Proceedings of the Ninth International Conference on Language Resources and Evaluation (LREC'14)

We introduce an electronic three-way lexicon, Tharwa, comprising Dialectal Arabic, Modern Standard Arabic and English correspondents. The paper focuses on Egyptian Arabic as the first pilot dialect for the resource, with plans to expand to other dialects of Arabic in later phases of the project. We describe Tharwa’s creation process and report on its current status. The lexical entries are augmented with various elements of linguistic information such as POS, gender, rationality, number, and root and pattern information. The lexicon is based on a compilation of information from both monolingual and bilingual existing resources such as paper dictionaries and electronic, corpus-based dictionaries. Multiple levels of quality checks are performed on the output of each step in the creation process. The importance of this lexicon lies in the fact that it is the first resource of its kind bridging multiple variants of Arabic with English. Furthermore, it is a wide coverage lexical resource containing over 73,000 Egyptian entries. Tharwa is publicly available. We believe it will have a significant impact on both Theoretical Linguistics as well as Computational Linguistics research.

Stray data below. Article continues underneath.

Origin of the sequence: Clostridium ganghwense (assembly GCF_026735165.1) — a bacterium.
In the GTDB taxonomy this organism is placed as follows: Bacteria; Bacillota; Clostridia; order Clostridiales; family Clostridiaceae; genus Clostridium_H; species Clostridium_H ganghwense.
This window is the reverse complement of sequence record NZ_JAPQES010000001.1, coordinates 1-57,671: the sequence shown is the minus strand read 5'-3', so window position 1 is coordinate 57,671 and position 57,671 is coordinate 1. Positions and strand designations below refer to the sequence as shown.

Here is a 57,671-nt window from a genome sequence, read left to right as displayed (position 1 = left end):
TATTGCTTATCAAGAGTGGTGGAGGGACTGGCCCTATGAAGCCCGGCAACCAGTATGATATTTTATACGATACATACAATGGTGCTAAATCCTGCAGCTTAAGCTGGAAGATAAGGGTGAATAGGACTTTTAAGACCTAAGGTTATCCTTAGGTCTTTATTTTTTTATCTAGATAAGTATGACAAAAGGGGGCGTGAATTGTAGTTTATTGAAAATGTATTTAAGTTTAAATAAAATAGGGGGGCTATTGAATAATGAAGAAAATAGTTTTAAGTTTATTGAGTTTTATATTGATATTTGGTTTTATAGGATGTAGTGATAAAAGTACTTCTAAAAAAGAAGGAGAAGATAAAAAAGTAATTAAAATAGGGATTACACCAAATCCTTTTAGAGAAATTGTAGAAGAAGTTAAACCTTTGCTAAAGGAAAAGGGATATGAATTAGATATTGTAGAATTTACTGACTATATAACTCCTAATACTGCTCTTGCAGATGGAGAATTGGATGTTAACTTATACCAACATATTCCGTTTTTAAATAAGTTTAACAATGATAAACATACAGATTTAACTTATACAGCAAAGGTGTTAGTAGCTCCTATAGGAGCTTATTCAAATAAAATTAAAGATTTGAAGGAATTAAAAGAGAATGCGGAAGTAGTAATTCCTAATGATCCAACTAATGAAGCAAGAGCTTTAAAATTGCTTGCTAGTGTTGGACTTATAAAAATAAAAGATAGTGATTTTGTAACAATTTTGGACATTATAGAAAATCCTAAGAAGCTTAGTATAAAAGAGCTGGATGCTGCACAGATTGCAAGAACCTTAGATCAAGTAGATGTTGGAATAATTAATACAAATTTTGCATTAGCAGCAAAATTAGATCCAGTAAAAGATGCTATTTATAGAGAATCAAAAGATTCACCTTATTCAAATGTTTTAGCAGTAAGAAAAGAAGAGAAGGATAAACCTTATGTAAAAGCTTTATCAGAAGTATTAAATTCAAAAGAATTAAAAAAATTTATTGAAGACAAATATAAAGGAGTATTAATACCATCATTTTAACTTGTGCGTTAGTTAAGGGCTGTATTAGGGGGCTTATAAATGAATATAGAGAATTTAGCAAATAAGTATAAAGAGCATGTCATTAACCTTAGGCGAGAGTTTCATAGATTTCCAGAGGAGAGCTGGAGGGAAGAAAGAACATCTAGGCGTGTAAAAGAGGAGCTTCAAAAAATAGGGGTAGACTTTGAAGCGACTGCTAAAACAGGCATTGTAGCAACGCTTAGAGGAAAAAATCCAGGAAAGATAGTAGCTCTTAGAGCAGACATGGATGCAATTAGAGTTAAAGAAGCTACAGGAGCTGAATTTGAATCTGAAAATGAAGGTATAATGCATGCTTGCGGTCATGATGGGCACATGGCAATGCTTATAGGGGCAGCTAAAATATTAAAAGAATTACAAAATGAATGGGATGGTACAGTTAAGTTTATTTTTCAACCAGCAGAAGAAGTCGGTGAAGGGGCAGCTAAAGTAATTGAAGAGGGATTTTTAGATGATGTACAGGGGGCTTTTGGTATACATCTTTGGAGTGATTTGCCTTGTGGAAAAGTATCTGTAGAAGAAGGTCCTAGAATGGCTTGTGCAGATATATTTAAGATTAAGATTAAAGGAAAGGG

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A Morphological Analyzer for Egyptian Arabic
Nizar Habash | Ramy Eskander | Abdelati Hawwari
Proceedings of the Twelfth Meeting of the Special Interest Group on Computational Morphology and Phonology

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A Pilot PropBank Annotation for Quranic Arabic
Wajdi Zaghouani | Abdelati Hawwari | Mona Diab
Proceedings of the NAACL-HLT 2012 Workshop on Computational Linguistics for Literature

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Building an Arabic Multiword Expressions Repository
Abdelati Hawwari | Kfir Bar | Mona Diab
Proceedings of the ACL 2012 Joint Workshop on Statistical Parsing and Semantic Processing of Morphologically Rich Languages